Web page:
Matt Grooms’ parents will tell you their 22-year-old son is anything but a normal Division I athlete. A casual glance into his bedroom offers proof.
Grooms, a first-year walk-on at Boise State, lines his walls with books and maintains a miniature Buddhist shrine where he meditates.
Then there’s his roommates.
Instead of bunking with teammate and friend Zach Haney, or other teammates, Grooms still lives with his parents, Mike and Paige, and their dogs Gus, Ruby and Bella.
“He’s a good roommate,” Mike Grooms said. “He’ll get things done. He’ll take out the trash, he’ll do stuff on his own.”
On the wall next to Grooms’ door frame in his bedroom is a small, framed piece of paper. It’s not a poem or cliché saying; it’s a note he wrote to himself before attending an open tryout at Boise State in October.
The note is titled: “Everyday Challenge.” It’s about 15 lines long and includes the following:
“Today, win or lose, I am a champion. I am myself, success or failure. I will use this opportunity for growth as I always have and always will continue to do. Smile, laugh and cry: this moment is mine.”
Grooms’ path, much like the contents of his room, is unconventional. He starred at Rocky Mountain High in Meridian and led the Grizzlies to a 5A state championship appearance in 2013. Because of his 6-foot-4 frame, and the fact he was a post player, the phone wasn’t ringing off the hook for his services in college.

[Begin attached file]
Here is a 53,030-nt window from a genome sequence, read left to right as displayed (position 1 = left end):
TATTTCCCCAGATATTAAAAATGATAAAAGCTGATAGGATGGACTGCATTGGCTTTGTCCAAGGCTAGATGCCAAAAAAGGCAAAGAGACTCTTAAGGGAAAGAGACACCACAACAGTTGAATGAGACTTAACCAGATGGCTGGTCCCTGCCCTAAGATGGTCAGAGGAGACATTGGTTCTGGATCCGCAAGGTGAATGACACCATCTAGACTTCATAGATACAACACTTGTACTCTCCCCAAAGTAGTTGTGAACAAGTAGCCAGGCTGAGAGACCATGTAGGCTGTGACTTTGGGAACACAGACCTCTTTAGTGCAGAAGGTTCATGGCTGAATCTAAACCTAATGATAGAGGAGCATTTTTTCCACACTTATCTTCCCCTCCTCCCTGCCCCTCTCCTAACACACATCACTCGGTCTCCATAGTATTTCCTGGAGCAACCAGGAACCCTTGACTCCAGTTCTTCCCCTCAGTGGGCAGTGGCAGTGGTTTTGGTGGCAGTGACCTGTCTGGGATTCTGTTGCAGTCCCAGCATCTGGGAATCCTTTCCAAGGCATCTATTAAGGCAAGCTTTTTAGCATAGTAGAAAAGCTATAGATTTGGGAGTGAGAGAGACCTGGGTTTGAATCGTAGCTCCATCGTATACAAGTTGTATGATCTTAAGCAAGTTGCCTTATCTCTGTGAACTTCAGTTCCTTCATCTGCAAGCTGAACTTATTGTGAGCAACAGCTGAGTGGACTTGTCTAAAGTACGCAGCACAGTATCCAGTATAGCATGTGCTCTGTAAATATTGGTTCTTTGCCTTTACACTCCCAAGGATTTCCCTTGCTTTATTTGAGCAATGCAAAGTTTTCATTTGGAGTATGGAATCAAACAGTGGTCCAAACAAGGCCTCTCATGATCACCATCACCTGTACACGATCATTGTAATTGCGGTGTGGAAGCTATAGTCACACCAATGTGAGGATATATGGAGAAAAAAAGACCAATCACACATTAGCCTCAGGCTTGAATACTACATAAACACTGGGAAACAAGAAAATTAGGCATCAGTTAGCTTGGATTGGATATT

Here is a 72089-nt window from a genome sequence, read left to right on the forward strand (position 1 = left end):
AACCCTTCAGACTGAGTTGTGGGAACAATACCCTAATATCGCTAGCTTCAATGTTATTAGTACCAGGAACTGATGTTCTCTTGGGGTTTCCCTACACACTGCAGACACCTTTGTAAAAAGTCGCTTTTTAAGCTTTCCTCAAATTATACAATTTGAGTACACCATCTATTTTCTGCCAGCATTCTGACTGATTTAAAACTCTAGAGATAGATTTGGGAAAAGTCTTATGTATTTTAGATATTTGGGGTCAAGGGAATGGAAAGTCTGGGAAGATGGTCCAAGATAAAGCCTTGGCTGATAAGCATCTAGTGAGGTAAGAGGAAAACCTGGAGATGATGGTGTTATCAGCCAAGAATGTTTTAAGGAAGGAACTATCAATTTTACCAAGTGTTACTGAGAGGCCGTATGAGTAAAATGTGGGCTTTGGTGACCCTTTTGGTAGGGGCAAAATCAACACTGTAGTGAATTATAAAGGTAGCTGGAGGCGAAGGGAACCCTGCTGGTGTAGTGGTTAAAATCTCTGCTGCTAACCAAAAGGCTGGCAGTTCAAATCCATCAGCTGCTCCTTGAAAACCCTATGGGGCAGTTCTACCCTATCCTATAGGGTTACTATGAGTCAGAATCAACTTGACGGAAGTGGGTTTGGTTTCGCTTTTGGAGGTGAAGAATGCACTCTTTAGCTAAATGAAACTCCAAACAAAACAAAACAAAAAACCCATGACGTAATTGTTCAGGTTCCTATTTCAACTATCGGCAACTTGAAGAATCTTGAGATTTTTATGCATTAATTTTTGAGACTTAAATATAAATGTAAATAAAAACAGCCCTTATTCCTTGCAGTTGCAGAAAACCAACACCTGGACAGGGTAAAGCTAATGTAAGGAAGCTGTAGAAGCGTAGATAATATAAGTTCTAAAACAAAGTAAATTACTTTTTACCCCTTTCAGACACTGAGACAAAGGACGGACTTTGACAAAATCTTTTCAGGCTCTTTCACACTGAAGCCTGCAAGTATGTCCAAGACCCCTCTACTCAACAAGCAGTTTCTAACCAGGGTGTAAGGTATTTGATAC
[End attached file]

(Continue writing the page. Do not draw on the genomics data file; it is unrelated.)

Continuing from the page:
Grooms played at Walla Walla Community College in Washington for two seasons before realizing he wasn’t getting a Division I offer. He returned to Boise, figured he was destined to be a normal student and enrolled at Boise State to pursue a degree in criminal justice, all while living at home to save money.
“I thought basketball was done for me,” Grooms said. “I’ll just finish up school. I’m playing city league basketball, and I thought that was it.”
Grooms kept busy with city league and student work for a year before receiving a phone call that the Broncos were holding open tryouts. He had no clue Boise State held tryouts, but felt the itch to be part of a team again.
A day after the workout, Grooms received a phone call from assistant coach Chris Gold informing him that he made the team. He had two reactions:
▪ Deal with a wave of emotions that ranged from confusion to happiness.
▪ Inform his city league teammates he wouldn’t be able to make it to that night’s game.
“I was surprised by the news that he tried out,” said David Warwick, one of Grooms’ city league teammates. “But then I actually thought it was really cool. It was really cool that he actually made it.”
Grooms made the team after jerseys were ordered, so he was given a blank No. 40 with no name on the back. It was a jersey reserved as a spare for when players got blood on theirs during games.
“A name on the back of the jersey doesn’t mean anything to me. I’m here to help these guys as best I can,” he said.
Grooms has played five minutes this season and has not scored a point. He might be the only person in the world who models himself after former Kansas star and current Oklahoma City Thunder player Nick Collison because, like him, he’s a somewhat unathletic player with a team-first mentality who doesn’t care about statistics.
The payoff for his hard work doesn’t look luxurious, but Grooms is living his dream and staying true to that mantra on his wall. He is determined to be the best version of himself.
“If you meet Matt Grooms, he’s going to shake your world up, because he’s going to do things one way. … He doesn’t accept anything other than 100 percent,” said Dane Roy, his coach at Rocky Mountain. “There’s nobody like him, that’s for sure.”